January 26, 2007

Name: SGT Brandon White
Posting date: 1/26/07
Stationed in: Afghanistan
Hometown: Diamond, OH
Milblog url: http://www.gwot.us
Email: soldierboy101st@yahoo.com

Who are these ragtag misfits? They're different things to different people. They are the eyes and ears of any given village in the land, and are no doubt exploited by my enemy for intel-gathering purposes. To us troops though, these kids provide a glimpse of hope among ruin, and a brief respite from the turmoils of battle. On their little faces shine bright smiles that can only come with youth. No different from American children, they are utterly curious and fascinated by everything, words escaping their lips a mile a minute, regardless of the fact that we cannot understand them.Framed_white_intelkids

When I pulled my camera out to take some photos of the surrounding mountains, these guys immediately formed into a group for a portrait. It was the same in Iraq as well. Let it be said; folks in the Middle East love having their picture taken.

Afterwards, I went and sat back down behind the wheel of my Humvee. Within minutes, all four door windows had faces pressed to the glass, peering in, no doubt fascinated by all the gear and gizmos. One of them spotted the bag of Tootsie Rolls stashed next to a seat. Knocking on glass commenced, as well as finger-pointing to the bag along with “Mista! Mista!”. In the interest of silence, I grabbed the bag, gave it to the gunner, and he dispensed the contents. I was then left in peace to scan the horizon for enemy activity.


In a baboon troop, plains Indians on the march of any group trying to survive, the outer limits of the group is made up of young energetic curious males - always questioning, always acting out always ready to be the first to sound the alarm when things aren't right. The older, tougher, stronger alpha males are concentrated at the head and tail of the group protecting the females and young. It must be a genetic pattern. Thanks for being on the outer circle.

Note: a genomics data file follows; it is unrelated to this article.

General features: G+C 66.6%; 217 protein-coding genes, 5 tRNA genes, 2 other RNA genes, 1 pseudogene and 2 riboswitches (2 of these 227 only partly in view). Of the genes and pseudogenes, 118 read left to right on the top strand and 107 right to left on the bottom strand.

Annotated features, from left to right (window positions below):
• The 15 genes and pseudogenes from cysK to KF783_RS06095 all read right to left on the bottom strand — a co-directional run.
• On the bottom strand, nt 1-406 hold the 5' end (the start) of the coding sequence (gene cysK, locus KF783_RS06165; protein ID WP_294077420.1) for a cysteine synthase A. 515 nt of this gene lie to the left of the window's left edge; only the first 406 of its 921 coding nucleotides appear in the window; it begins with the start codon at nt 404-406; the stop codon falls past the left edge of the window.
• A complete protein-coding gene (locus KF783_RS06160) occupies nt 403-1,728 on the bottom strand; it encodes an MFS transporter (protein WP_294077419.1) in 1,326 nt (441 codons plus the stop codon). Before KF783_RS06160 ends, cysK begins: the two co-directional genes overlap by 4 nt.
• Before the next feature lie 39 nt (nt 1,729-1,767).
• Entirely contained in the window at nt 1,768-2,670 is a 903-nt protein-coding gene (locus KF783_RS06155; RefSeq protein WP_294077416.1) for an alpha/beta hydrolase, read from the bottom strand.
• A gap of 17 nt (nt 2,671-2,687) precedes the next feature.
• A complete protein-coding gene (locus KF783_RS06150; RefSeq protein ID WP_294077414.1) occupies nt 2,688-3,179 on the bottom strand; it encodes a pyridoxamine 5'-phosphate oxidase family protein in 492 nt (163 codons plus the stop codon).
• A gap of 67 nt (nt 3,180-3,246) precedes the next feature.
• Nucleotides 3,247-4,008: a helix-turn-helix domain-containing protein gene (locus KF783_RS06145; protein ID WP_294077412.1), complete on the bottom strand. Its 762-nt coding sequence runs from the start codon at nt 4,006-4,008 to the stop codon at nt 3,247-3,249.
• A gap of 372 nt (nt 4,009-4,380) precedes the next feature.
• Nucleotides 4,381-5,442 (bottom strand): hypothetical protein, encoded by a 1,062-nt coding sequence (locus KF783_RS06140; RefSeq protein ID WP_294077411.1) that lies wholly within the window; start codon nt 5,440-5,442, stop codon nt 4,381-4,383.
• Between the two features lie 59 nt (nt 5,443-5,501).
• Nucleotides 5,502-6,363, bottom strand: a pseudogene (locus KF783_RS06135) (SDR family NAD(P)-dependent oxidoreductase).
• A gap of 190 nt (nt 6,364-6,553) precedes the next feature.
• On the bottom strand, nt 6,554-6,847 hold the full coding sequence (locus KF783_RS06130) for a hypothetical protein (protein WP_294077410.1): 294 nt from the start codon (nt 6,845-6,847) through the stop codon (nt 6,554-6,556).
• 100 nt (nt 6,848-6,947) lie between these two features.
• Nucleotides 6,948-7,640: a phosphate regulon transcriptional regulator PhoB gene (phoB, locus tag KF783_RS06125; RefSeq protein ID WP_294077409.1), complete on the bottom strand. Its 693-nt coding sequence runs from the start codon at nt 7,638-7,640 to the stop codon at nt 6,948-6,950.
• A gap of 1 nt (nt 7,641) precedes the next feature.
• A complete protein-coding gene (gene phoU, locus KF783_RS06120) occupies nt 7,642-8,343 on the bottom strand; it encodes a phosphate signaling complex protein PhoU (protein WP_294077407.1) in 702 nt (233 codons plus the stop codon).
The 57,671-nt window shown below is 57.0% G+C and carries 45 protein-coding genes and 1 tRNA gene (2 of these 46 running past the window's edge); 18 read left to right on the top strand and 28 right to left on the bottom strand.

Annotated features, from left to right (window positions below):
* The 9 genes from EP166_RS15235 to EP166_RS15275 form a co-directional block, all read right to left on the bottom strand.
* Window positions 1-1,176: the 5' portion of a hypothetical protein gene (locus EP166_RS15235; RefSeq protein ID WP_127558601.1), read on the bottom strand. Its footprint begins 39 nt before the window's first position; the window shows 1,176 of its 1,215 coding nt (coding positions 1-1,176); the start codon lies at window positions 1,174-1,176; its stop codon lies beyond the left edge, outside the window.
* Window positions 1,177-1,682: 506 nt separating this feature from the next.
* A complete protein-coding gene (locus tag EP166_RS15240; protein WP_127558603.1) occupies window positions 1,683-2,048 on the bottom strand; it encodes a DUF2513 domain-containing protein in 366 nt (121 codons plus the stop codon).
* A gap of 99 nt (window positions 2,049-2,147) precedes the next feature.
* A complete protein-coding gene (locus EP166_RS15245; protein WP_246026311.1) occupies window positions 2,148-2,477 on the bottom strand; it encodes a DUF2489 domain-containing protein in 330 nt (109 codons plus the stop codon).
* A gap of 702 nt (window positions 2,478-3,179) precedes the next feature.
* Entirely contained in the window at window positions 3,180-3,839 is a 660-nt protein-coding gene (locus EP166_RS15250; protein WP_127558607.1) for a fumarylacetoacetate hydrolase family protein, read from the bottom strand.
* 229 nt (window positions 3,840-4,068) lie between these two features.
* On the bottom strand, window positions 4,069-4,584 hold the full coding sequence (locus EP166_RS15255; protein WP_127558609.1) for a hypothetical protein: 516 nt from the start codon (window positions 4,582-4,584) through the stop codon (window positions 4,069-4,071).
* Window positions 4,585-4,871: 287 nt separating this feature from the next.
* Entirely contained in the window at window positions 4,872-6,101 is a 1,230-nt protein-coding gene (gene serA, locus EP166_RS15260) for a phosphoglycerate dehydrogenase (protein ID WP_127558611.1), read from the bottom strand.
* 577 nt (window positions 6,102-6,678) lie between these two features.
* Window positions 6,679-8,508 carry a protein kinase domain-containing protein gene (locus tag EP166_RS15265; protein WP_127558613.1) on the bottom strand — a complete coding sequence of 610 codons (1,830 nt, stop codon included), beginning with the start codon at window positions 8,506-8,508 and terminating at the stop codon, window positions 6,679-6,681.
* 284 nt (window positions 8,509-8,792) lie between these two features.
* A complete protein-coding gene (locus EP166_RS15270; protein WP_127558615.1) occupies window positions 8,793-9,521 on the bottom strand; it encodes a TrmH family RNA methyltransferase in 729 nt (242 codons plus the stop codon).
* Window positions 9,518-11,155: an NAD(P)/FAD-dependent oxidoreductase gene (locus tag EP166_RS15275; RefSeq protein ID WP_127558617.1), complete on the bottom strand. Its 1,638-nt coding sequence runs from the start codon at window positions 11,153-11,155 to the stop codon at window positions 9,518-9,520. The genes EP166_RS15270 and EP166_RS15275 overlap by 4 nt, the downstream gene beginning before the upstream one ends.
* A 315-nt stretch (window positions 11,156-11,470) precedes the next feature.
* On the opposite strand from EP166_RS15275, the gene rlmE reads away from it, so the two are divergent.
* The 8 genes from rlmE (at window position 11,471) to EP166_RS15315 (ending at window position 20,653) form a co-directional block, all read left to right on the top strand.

Kids will be kids will be kids! At first glance, they look so innocent, just wanting candy... Its a shame where they sleep tonight will be much different where my children will sleep... Thanks for being there, I appreciate your trying to help improve their futures...

Thanks for spreading the wealth - or at least the candy. They look like they can use it - along with gloves. And is one barefoot?

Thats what I noticed too, when I glanced at the attached image. These kids don't have warm clothes and shoes.

I beg to differ: Iraq or Afghani children aren't like American kids. They are survivors imbued with genetic toughness over many hundreds of generations, bred to endure despite deprivation.

You think about this: they are peoples that have been at war since the collapse of the Ottoman Empire. Some of you might look up the date. It was a very long ago, before the rise of colonial powers in Europe.

Yes, you would be an object of curiosity in their world. Have an interpretor translate a few of their stories of an average day.

It would be..quite revealing to your readers. Maybe put a little perspective spin on the differences between their lives and that of your average American kid. Thanks for posting, sir.

On second thought, I remember many times I would say to my kids, put some clothes on it's cold, or put your shoe's on its cold out and they would always say "its not that cold out!" and run off to play ... Like I said "kids will be kids will be kids" Maybe there are some similar universal triats in kids no matter where they grow up! These kids usually mime for candy, not sweaters...

What a group! I want to hug them all!

Yes, kids will be kids, and the ones in this picture have (of course) been raised much differently than the way our kids here in the US have been reared. They have already experienced much in life that none of us will ever know, yet they retain a genuine cheer; a love of life and happiness. Sadly, due to circumstances in their world and in their culture, they may not be permitted to carry that optimism forward into their adulthood, at least not outwardly. But, I bet some of them will, at least a little, inwardly.

Look at the little guy in the blue hat - front row, standing next to the tall kid. He has a certain something to him; that grin of real happiness, at least at that moment. If the Gods be good, perhaps he'll be allowed to develop that personality and not be forced to conform to a grimmer adult mold as he grows older.

Bless them all, and bless our troops. At least you guys in Afghanistan are on the right track, and not up to your elbows in that mess in Iraq. May you all return home to the arms of your loved ones, safely and in good health.

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